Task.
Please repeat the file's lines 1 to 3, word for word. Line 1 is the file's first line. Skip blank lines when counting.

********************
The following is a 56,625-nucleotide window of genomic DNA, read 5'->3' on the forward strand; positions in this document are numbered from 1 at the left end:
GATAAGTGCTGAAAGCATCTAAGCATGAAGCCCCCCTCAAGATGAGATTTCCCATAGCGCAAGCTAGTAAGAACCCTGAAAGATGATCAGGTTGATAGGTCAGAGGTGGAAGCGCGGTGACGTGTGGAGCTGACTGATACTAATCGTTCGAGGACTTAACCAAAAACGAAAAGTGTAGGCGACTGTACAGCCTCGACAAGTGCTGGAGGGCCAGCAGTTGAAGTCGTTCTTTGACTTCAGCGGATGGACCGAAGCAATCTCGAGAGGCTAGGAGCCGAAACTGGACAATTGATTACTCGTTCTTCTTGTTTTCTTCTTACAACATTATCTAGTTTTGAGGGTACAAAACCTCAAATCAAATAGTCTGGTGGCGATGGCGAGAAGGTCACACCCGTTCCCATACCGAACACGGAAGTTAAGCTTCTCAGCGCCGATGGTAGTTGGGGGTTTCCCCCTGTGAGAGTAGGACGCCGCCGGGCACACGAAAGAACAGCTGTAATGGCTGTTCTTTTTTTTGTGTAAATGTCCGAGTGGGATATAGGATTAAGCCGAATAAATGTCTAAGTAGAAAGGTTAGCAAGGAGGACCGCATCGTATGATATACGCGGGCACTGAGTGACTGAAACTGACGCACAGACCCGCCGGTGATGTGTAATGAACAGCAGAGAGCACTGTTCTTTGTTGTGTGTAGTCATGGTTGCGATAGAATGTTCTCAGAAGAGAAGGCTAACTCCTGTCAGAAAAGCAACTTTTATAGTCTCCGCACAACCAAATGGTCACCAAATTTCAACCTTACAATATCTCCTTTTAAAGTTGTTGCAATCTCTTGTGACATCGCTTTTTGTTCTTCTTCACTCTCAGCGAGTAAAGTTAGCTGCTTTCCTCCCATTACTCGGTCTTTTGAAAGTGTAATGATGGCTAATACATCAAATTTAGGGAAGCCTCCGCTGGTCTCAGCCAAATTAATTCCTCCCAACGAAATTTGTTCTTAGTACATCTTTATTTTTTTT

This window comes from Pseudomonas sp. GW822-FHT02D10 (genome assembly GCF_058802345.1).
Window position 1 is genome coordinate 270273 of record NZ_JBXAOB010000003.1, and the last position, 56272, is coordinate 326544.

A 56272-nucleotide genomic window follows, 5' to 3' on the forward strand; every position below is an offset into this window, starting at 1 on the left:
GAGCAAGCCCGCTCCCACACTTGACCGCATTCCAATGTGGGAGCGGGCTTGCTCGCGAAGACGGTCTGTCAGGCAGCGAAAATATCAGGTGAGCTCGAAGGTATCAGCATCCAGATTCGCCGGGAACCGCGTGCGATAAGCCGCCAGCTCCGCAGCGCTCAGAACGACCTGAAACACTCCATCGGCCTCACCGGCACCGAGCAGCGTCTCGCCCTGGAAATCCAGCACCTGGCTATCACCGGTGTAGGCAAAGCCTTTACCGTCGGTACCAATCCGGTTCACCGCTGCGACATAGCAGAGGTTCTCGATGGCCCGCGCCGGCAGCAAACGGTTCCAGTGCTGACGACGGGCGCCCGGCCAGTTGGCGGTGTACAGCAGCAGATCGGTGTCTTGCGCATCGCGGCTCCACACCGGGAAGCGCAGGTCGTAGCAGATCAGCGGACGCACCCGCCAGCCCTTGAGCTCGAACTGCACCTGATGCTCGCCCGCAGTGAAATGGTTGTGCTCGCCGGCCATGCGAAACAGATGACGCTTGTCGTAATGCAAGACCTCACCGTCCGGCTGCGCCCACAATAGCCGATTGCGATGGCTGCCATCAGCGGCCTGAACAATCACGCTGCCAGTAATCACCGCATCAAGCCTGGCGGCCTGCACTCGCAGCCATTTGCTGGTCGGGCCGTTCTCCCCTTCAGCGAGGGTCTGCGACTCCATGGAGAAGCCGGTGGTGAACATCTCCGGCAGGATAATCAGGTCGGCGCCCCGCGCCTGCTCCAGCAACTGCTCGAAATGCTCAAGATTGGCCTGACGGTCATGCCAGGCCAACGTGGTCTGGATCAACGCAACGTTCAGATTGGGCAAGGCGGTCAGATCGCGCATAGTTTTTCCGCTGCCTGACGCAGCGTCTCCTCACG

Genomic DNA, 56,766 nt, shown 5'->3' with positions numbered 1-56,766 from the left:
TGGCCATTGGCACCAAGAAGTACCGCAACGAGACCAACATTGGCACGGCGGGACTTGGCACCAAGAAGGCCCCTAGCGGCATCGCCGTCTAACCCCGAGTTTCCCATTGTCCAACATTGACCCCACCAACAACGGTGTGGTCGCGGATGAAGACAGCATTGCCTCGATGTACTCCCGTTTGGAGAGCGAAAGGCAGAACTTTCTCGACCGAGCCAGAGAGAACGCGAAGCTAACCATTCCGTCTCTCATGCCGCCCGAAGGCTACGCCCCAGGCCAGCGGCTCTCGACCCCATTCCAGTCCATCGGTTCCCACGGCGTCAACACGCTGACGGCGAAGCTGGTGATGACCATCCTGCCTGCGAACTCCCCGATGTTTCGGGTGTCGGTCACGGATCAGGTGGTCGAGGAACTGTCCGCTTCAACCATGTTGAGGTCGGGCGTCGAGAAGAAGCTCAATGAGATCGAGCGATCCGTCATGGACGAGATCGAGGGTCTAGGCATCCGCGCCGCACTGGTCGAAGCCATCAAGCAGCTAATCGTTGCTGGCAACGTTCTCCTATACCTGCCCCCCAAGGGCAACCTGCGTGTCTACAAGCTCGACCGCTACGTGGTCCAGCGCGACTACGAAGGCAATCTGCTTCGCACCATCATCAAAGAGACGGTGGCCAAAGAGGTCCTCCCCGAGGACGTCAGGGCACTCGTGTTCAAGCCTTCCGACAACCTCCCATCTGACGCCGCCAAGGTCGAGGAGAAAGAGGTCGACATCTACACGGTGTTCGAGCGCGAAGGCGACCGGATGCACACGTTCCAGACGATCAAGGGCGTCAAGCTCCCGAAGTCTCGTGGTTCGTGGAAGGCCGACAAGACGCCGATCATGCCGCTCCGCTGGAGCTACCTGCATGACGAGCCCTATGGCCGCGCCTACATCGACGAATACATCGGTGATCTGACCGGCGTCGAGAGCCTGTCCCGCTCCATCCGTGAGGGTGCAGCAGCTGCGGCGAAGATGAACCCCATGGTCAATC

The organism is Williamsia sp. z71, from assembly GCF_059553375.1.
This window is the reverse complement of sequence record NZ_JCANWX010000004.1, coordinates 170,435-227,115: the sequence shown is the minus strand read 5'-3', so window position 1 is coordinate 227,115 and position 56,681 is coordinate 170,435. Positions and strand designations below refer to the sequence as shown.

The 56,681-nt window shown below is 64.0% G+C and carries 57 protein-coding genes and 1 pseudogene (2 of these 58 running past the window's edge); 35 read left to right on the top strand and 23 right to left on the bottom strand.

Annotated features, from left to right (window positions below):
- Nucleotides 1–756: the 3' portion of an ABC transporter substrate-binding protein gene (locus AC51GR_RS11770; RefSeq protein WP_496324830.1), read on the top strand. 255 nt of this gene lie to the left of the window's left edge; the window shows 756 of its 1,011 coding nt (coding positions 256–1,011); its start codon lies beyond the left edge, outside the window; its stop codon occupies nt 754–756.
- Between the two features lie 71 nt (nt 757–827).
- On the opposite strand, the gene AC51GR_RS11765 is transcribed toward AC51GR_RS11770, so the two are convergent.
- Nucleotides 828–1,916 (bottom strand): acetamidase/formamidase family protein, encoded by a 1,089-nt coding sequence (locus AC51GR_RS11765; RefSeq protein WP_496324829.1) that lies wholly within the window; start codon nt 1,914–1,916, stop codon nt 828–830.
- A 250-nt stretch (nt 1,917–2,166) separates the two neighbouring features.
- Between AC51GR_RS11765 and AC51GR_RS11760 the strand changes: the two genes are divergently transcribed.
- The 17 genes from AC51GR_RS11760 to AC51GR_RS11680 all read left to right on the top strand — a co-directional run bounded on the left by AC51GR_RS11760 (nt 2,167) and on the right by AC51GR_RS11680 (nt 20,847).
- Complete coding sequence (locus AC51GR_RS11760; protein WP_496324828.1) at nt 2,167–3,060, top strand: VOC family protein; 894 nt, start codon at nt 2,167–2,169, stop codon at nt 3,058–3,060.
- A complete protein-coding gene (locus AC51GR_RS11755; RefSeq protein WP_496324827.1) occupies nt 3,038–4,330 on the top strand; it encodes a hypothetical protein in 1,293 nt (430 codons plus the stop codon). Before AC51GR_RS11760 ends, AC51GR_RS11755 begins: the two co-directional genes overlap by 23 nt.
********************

The following is a 56,625-nucleotide window of genomic DNA, read 5'->3' on the forward strand; positions in this document are numbered from 1 at the left end:
GATAAGTGCTGAAAGCATCTAAGCATGAAGCCCCCCTCAAGATGAGATTTCCCATAGCGCAAGCTAGTAAGAACCCTGAAAGATGATCAGGTTGATAGGTCAGAGGTGGAAGCGCGGTGACGTGTGGAGCTGACTGATACTAATCGTTCGAGGACTTAACCAAAAACGAAAAGTGTAGGCGACTGTACAGCCTCGACAAGTGCTGGAGGGCCAGCAGTTGAAGTCGTTCTTTGACTTCAGCGGATGGACCGAAGCAATCTCGAGAGGCTAGGAGCCGAAACTGGACAATTGATTACTCGTTCTTCTTGTTTTCTTCTTACAACATTATCTAGTTTTGAGGGTACAAAACCTCAAATCAAATAGTCTGGTGGCGATGGCGAGAAGGTCACACCCGTTCCCATACCGAACACGGAAGTTAAGCTTCTCAGCGCCGATGGTAGTTGGGGGTTTCCCCCTGTGAGAGTAGGACGCCGCCGGGCACACGAAAGAACAGCTGTAATGGCTGTTCTTTTTTTTGTGTAAATGTCCGAGTGGGATATAGGATTAAGCCGAATAAATGTCTAAGTAGAAAGGTTAGCAAGGAGGACCGCATCGTATGATATACGCGGGCACTGAGTGACTGAAACTGACGCACAGACCCGCCGGTGATGTGTAATGAACAGCAGAGAGCACTGTTCTTTGTTGTGTGTAGTCATGGTTGCGATAGAATGTTCTCAGAAGAGAAGGCTAACTCCTGTCAGAAAAGCAACTTTTATAGTCTCCGCACAACCAAATGGTCACCAAATTTCAACCTTACAATATCTCCTTTTAAAGTTGTTGCAATCTCTTGTGACATCGCTTTTTGTTCTTCTTCACTCTCAGCGAGTAAAGTTAGCTGCTTTCCTCCCATTACTCGGTCTTTTGAAAGTGTAATGATGGCTAATACATCAAATTTAGGGAAGCCTCCGCTGGTCTCAGCCAAATTAATTCCTCCCAACGAAATTTGTTCTTAGTACATCTTTATTTTTTTT

This window comes from Pseudomonas sp. GW822-FHT02D10 (genome assembly GCF_058802345.1).